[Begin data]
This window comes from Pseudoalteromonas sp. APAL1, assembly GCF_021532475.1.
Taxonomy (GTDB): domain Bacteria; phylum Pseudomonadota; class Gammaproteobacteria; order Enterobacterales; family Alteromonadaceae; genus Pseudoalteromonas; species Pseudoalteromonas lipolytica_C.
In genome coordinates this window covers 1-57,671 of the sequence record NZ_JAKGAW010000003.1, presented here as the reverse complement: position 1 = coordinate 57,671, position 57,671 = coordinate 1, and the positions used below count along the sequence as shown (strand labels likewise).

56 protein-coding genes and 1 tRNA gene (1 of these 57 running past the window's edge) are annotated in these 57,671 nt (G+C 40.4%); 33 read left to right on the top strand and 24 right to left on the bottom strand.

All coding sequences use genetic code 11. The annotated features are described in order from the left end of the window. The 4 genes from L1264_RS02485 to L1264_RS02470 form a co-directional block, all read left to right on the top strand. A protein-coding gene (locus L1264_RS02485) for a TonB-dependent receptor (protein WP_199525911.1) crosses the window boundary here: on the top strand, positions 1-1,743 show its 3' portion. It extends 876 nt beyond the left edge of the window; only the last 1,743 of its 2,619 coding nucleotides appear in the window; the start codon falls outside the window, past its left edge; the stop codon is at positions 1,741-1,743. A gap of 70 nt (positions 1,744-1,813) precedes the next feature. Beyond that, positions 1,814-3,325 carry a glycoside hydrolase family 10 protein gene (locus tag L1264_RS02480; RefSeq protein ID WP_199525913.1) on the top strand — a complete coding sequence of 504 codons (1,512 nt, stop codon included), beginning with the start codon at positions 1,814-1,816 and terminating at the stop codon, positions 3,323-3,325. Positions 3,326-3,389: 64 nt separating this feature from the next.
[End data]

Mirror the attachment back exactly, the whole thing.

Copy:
This window comes from Pseudoalteromonas sp. APAL1, assembly GCF_021532475.1.
Taxonomy (GTDB): domain Bacteria; phylum Pseudomonadota; class Gammaproteobacteria; order Enterobacterales; family Alteromonadaceae; genus Pseudoalteromonas; species Pseudoalteromonas lipolytica_C.
In genome coordinates this window covers 1-57,671 of the sequence record NZ_JAKGAW010000003.1, presented here as the reverse complement: position 1 = coordinate 57,671, position 57,671 = coordinate 1, and the positions used below count along the sequence as shown (strand labels likewise).

56 protein-coding genes and 1 tRNA gene (1 of these 57 running past the window's edge) are annotated in these 57,671 nt (G+C 40.4%); 33 read left to right on the top strand and 24 right to left on the bottom strand.

All coding sequences use genetic code 11. The annotated features are described in order from the left end of the window. The 4 genes from L1264_RS02485 to L1264_RS02470 form a co-directional block, all read left to right on the top strand. A protein-coding gene (locus L1264_RS02485) for a TonB-dependent receptor (protein WP_199525911.1) crosses the window boundary here: on the top strand, positions 1-1,743 show its 3' portion. It extends 876 nt beyond the left edge of the window; only the last 1,743 of its 2,619 coding nucleotides appear in the window; the start codon falls outside the window, past its left edge; the stop codon is at positions 1,741-1,743. A gap of 70 nt (positions 1,744-1,813) precedes the next feature. Beyond that, positions 1,814-3,325 carry a glycoside hydrolase family 10 protein gene (locus tag L1264_RS02480; RefSeq protein ID WP_199525913.1) on the top strand — a complete coding sequence of 504 codons (1,512 nt, stop codon included), beginning with the start codon at positions 1,814-1,816 and terminating at the stop codon, positions 3,323-3,325. Positions 3,326-3,389: 64 nt separating this feature from the next.